I met up with a friend this morning for a run. She’s at a point in her life where she wants to make some changes and she has many options open to her. Sounds good, right? Well, much like research has shown, too many options are simply too much for us to handle.
(Some find too many choices in online dating; personally, I loved the endless streams of men!:) )
My friend has been stationary for the last several months as she carefully weighs the pros and cons of each opportunity presented to her. To make the decision even more challenging, she keeps casting a wider and wider net and finding yet more possibilities.
Her mind is frantic. Yet she remains paralyzed by indecision. She has tentatively explored some of the options, yet is spread too thin to give any one choice her all.
After listening to her new proposals and plan de jour, I suggested that she needs to simply choose one path, invest in that one 100% for a set period of time and hold the other options in reserve if the chosen one ends up being a debacle. I went on to say that by not choosing one path, she was setting herself up for failure with all of the potentials because she couldn’t invest enough time and energy to succeed. Of course, that’s assuming she could even break her paralysis enough to move at all.
After I finished my short recommendation, I glanced over at her. Her stride had picked up, her shoulders settled back and down. She visibly looked lighter.
I remember that paralysis of infinite choices all too well. For a year, I existed with a future full of untethered possibilities. I had given notice at my school and stated my intention to leave my friend’s home. I was dating but, as yet, had not met anyone that I felt particularly pulled to. I was unhappy with my career and exploring the idea of switching tracks. I knew I needed to leave the area where I was living, but apart from a vague desire to relocate to Seattle, had not made any concrete plans.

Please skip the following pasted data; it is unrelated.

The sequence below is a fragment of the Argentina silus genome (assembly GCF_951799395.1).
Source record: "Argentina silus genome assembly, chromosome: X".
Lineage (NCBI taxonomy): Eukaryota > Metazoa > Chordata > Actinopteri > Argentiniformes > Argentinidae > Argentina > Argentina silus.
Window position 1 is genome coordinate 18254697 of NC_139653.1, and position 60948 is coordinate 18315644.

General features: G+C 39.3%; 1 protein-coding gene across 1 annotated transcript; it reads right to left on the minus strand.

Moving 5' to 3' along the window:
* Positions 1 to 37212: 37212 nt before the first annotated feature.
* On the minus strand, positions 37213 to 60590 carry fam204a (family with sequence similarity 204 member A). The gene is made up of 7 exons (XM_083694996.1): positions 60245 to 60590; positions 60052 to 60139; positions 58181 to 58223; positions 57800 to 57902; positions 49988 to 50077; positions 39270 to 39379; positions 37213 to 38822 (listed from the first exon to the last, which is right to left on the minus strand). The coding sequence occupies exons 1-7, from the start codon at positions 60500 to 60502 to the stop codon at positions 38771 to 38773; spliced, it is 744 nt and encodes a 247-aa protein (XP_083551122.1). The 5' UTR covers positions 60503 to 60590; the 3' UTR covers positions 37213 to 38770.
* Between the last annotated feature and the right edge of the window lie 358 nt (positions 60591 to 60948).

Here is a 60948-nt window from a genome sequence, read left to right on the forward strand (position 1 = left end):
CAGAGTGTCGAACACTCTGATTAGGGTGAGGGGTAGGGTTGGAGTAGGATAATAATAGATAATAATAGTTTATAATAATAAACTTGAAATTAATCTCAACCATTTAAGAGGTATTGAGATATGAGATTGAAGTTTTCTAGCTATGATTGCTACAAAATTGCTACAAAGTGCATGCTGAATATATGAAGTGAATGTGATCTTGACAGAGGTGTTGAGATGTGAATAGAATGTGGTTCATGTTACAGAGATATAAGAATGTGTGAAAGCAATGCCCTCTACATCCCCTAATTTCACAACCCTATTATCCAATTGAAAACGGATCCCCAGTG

As the end of the school year drew ever closer, I knew that my endless cyclical thoughts needed to become some sort of reality. I decided to start by deciding to remain in education and set about applying to jobs in the Seattle area. My endless and open choices became targeted resumes and cover letters, organized with my inevitable spreadsheets. Even though the future was still entirely unknown, I felt calmer and somehow more in control once I had a task to tackle.
It’s funny how just the illusion of control can bring some peace. The jobs in Seattle never materialized and the spreadsheet was abandoned soon after I started dating Brock. But it served its purpose. It became a focal point, a light showing me a path when I was busy spinning in the dark. The efforts were not wasted; the decisions and resumes were simply applied in a new arena where they turned into a new job.
As for my friend, I don’t know what our next run will reveal but I hope that she is able to break from the immobilization of too many and too much. I hope that the feeling of being out of control and overwhelmed can be replaced with a feeling of determination and intention.
As for me, I’ve decided to practice what I preach. I was feeling overwhelmed by the sheer number of paint chips I had amassed to pick colors for the new house. I am beginning by limiting my choices and then selecting from that smaller pool. And then I just may decide to take a nap:)